Water, Earth, Sky

Scott Shenk writes about the environment.

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River herring catch a break

After years of hauling them in by the bucket, anglers this year must let the silver, blue-backed fish–prized as a fried breakfast treat, and as bait–to swim on by.  With the spawning runs of shad, herring and rockfish just around the corner, the Virginia Marine Resources Commission is reminding anglers that catching or possessing river herring is illegal. A moratorium kicked in Jan. 1 because stocks of the fish have collapsed along the East Coast. Technically, the protected fish are the river herring and alewife. The VMRC notes  that herring were a staple along mainstem rivers, including the Rappahannock and Potomac and their tributaries, since the 1700s. “Commercial fleets pulled in 75 million pounds of herring in 1958,” the agency says. By 2005, the numbers had dropped by 99 percent. Overfishing, loss of spawning and nursery habitat, degreaded water quality and construction of dams and spillways all have contributed to the decline.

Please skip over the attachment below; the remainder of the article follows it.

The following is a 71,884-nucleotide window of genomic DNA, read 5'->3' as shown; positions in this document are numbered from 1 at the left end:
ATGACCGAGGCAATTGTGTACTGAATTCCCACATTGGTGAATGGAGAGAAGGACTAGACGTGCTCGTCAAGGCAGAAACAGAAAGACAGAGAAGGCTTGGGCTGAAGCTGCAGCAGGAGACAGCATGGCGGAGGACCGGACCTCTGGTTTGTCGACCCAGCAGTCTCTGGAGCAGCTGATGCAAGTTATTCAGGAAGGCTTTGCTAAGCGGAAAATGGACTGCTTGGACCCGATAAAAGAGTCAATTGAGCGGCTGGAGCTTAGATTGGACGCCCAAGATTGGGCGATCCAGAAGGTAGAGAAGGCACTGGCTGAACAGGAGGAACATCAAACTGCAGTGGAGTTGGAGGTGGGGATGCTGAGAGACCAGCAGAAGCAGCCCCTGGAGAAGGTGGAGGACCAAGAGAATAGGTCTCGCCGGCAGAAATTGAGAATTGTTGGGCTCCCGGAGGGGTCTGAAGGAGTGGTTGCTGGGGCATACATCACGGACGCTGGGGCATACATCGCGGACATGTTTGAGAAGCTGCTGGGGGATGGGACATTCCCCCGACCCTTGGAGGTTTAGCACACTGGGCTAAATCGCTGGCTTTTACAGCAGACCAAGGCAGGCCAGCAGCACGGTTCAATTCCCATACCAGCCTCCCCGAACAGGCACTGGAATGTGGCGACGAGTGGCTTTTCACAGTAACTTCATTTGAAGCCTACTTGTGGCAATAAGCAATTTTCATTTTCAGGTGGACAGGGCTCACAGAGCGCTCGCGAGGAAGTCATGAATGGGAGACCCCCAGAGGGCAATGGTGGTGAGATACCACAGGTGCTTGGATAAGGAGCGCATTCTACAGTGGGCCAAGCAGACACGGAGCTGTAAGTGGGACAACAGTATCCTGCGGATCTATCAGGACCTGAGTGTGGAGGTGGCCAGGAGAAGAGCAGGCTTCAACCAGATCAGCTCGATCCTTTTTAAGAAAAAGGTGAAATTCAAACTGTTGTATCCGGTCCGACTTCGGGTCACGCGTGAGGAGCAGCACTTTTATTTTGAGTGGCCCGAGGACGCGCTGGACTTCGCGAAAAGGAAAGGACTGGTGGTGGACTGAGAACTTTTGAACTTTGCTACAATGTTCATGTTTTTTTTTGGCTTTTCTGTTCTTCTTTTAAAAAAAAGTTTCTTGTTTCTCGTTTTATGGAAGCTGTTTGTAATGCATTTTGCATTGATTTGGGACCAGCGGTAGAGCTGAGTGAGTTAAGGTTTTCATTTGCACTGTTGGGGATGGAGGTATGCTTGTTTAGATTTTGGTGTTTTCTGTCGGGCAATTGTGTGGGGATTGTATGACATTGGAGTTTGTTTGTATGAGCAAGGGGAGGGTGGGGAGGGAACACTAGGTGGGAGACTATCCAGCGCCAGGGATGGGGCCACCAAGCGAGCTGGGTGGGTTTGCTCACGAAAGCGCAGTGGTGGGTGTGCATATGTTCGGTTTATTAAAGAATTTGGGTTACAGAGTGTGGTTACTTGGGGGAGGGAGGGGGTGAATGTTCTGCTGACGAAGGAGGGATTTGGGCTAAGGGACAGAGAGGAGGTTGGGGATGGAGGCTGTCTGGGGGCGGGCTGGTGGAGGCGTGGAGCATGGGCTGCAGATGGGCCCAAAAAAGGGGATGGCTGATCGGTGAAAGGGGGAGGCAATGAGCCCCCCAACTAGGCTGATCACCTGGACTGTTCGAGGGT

The moratorium is sure to be felt along the Rappahannock, where anglers in past years have flocked to get the fish in dipnets, and by hook and line.

An illustration of river herring and alewife.